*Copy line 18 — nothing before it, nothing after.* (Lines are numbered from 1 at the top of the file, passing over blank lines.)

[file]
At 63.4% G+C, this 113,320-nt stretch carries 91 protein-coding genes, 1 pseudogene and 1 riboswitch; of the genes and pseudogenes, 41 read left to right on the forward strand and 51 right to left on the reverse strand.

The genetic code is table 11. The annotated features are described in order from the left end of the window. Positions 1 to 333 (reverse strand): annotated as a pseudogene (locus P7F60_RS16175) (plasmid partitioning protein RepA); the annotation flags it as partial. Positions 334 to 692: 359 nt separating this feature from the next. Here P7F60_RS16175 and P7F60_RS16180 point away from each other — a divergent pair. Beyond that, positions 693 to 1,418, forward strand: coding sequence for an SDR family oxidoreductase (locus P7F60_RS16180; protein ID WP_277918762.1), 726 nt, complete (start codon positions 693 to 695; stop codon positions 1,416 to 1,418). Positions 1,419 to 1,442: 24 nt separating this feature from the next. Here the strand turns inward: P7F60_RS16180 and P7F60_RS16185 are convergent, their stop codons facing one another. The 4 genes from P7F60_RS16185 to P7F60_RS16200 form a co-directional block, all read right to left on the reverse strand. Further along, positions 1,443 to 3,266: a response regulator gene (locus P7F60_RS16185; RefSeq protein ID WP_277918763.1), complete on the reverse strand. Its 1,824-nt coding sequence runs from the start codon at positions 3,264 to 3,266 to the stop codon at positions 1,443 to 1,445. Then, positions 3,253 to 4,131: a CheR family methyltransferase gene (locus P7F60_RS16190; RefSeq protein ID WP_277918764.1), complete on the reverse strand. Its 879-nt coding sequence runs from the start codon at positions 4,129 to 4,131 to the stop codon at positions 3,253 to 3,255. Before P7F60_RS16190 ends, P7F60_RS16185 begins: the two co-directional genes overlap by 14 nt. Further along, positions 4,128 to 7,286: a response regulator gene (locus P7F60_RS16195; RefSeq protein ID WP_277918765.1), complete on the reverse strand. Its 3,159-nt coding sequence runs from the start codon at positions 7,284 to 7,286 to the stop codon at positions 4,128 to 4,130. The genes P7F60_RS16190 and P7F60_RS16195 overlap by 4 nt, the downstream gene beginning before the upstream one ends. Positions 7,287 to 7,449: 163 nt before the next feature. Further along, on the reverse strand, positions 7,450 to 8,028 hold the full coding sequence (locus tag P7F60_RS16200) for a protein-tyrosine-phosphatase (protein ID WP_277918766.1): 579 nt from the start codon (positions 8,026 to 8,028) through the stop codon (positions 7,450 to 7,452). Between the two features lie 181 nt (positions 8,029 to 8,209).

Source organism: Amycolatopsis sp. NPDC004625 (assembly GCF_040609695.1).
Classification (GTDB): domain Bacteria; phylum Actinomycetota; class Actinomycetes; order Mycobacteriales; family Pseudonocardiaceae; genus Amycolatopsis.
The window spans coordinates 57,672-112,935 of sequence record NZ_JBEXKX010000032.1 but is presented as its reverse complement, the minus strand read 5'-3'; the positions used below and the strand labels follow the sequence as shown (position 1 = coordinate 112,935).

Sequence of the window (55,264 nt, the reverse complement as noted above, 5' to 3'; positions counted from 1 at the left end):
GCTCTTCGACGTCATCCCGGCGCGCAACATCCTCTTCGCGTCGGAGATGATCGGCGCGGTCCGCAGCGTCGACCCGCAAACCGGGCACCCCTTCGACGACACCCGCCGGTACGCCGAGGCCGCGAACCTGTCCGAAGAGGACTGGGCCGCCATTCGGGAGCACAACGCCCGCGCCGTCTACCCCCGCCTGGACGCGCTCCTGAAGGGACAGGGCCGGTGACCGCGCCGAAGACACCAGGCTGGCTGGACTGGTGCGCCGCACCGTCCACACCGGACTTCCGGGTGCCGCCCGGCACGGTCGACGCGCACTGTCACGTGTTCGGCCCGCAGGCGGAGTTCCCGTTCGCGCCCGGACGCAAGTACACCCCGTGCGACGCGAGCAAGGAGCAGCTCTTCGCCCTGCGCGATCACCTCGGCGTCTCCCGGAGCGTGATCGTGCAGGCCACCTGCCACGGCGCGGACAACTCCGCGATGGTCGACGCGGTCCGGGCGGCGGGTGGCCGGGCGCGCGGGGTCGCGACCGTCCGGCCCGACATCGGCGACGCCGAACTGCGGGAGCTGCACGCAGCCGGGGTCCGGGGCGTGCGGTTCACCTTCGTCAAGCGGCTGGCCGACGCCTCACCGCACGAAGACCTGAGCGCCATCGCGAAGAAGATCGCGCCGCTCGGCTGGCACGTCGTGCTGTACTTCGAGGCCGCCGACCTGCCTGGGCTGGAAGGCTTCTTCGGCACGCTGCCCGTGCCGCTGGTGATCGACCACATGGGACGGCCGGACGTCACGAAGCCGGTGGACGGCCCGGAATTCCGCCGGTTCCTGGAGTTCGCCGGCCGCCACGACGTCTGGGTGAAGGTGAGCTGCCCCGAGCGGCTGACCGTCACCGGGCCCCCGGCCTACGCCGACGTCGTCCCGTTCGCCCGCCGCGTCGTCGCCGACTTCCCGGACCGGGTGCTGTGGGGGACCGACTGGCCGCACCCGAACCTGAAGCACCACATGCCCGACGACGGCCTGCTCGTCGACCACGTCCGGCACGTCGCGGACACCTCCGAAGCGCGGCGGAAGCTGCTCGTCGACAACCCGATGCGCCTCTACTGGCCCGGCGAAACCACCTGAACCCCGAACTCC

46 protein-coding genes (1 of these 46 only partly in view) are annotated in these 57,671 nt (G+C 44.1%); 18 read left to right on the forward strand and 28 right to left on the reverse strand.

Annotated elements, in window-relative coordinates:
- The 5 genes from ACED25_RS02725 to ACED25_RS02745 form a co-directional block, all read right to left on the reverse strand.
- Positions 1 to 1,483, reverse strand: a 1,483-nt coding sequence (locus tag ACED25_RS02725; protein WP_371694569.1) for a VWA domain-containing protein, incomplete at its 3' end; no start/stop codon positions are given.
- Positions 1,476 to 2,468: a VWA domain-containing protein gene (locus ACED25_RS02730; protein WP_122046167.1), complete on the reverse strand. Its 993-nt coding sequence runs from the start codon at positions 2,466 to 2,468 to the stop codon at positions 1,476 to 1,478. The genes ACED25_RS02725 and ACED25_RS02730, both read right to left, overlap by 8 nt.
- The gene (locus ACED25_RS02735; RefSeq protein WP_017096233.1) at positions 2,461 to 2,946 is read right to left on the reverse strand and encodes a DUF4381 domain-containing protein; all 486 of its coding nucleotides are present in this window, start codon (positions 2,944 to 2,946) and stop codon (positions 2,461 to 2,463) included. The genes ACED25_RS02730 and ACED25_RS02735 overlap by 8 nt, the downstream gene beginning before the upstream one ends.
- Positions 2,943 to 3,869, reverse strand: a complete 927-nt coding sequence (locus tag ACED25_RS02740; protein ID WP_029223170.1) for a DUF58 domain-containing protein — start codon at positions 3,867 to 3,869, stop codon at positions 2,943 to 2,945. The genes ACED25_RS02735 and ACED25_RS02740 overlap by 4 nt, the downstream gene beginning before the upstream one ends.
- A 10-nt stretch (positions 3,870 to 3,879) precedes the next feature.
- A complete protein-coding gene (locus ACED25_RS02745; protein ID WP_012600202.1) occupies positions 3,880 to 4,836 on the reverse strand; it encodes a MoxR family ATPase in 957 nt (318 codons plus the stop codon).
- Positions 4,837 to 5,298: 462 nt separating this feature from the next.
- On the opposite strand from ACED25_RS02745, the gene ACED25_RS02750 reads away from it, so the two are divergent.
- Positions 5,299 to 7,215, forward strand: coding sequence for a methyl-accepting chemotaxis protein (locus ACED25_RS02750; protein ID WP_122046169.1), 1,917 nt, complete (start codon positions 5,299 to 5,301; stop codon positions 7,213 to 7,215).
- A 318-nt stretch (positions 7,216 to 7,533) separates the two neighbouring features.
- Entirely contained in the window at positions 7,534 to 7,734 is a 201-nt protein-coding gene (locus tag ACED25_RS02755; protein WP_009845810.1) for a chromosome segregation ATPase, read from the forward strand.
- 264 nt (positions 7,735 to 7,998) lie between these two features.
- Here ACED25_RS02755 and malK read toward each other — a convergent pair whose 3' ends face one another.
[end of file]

- On the opposite strand from ACED25_RS02745, the gene ACED25_RS02750 reads away from it, so the two are divergent.